First, better use a flat/planar bed!

I made an assumption here. I consider my bed to be a perfect flat, and this is mostly why I am using a glass on top of an aluminum bed. Having a perfectly flat bed is important, as nothing else than a complete probing may compensate a bent or a deformed beds. Given many height values, the firmware can compute and correct the 3D model in real time, so as to compensate for the surface irregularities -- we will see that again later.

As a side note, delta printers are beasts of their own: since the gantry provide no natural movement in the X-Y plane, a multi-point calibration is often required (check it with Marcus Littwin -- the author of Repetier, a slicer and firmware).

Manual bed leveling.

Bed flatness and bed leveling are two different things. You may have a flat bed (aka. a plane), but it may not be parallel to the X-Y movement of your head, which is our main subject here. Historically, bed leveling was done via a few mechanical systems.
  • 4 manual screws pull the bed down, and springs pushes it up. For example, the original Ultimaker had such a 4-point bed leveling , and I still see new printers arriving on the market with this very wrong design. Hey, a plane is well defined by 3 points, not 4! In fact, the fourth screw will always go against the 3 others... and in the worst case, you may even bend your bed surface if it is elastic enough (and then, no way you can print correctly).
  • 3 manual screws: this is the minimum you ought to have on a "modern" printer. And indeed, it is the most common system to level a bed. Actually, it may also be enough if your hardware is sturdy (or even expensive), or when the printer is not dragged here and there, when it is not subject to highly variable temperatures, and when your tool set does not change.
My former heated bed used a central elastic pivot point (made of half a squash ball), where
the front pair of screws pulled the bed downwards while the third one is fixed (not seen).
  • A smart semi-automatic bed leveling was made for the Kuehling & Kuehling printer. In this design, the nozzle pushes the bed down to compress the springs to a known height, and only then thumbscrews are used to lock the height (note that the thumbscrews could be activated automatically themselves).
  • A similar idea was done by Scottbee and featured in hackaday, as a fully automated system. Sadly, I did not hear much about this system. But the idea is there.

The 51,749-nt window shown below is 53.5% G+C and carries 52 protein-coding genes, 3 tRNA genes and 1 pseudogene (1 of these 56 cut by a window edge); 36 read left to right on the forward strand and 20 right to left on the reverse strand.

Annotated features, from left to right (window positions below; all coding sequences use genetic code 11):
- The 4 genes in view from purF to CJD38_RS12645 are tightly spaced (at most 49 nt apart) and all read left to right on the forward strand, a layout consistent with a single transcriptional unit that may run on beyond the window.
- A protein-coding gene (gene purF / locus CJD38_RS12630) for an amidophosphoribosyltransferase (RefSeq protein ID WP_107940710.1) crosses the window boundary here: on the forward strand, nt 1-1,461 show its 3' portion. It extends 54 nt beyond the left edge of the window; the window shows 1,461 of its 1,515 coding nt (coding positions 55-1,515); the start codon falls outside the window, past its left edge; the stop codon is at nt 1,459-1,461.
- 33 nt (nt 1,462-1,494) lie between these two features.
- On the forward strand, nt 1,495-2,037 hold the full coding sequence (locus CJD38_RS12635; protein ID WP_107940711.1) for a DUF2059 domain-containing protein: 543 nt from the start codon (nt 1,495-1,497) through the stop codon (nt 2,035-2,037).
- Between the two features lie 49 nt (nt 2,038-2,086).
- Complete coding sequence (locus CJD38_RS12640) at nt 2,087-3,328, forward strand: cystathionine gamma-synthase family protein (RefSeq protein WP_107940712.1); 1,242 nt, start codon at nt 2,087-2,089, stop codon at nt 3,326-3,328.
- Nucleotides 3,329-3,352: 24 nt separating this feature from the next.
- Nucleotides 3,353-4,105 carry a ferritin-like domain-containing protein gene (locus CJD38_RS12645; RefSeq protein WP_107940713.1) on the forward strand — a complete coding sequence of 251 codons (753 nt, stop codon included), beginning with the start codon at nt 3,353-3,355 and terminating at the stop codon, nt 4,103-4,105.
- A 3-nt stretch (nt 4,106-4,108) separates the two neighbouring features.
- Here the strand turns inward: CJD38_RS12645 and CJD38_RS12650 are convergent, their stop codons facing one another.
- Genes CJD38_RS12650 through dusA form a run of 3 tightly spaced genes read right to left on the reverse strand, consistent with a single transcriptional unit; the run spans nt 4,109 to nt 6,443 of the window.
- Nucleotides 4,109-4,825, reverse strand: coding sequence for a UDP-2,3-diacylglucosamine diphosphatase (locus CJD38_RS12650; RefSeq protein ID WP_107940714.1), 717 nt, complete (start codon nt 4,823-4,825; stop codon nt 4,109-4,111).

Automatic and semi automatic bed leveling

Next came printers with heads equipped with a sensor to record (aka to "probe") the bed by moving closer enough so the sensor triggers.
Contact probing and flatness compensation on a delta printer
by the legendary Johann Rocholl, on his mini Kossel

  • Contact probes were first tested, where a microswitch or an infrared barrier is indirectly activated when the probe gets in contact with the bed. The problem is that either the probe or the nozzle must be in contact with the bed, and not both for obvious reasons. Hence, a servo motor or a a solenoid, is often used to deploy and retract the sensor, so that it protrudes below the nozzle during the calibration.
By knowing the "constant" difference in height between the probe and the nozzle (so called "Z offset"), the firmware knows how far and unlevel the bed it. The tricky part here is "constant", which may not be so constant as we will see in a minute.
  • Contact-less probes are often better, not only because they no more require a heavy, complex and often unreliable mechanical deployment system, but also because they are immune to wear (like infra-red diodes or hall-effect sensors), or even to dirt (like inductive sensor, as commonly used on dirty CNC machines). They are also lighter than contact probes and need less cabling (no need to move the probe in and out of the way).
Contact-less inductive sensor: a howto and an example.

However, inductive sensors require a close metallic bed to trigger and they may be subject to electromagnetic noise. Infrared or hall effect sensors precision is often poor: the triggering distance is not reliable enough. This also depends on the price and sensor you can afford of course.

Note: many if not all firmwares already support probing, with or without automatic retraction. In case of Marlin you have to tweak the configuration somehow and recompile the firmware, which may get tricky (just to get the correct branch...). More advanced features are also supported such as the "matrix probing" (probing is done in many poinst so as to correct non-planar beds -- which proves to be extremely useful for Delta printers when their arms are not perfectly identical).

Now, probes that are attached to the head will add weight to the head. This is detrimental to speed or quality as more inertia is more trouble. Even fixed probes like inductive sensors are often bulky: they may reduce the number of objects that can be printed serially on a bed, since the head need to move around formerly printed parts without knocking them down.

Z-offset: an issue with the usual bed leveling systems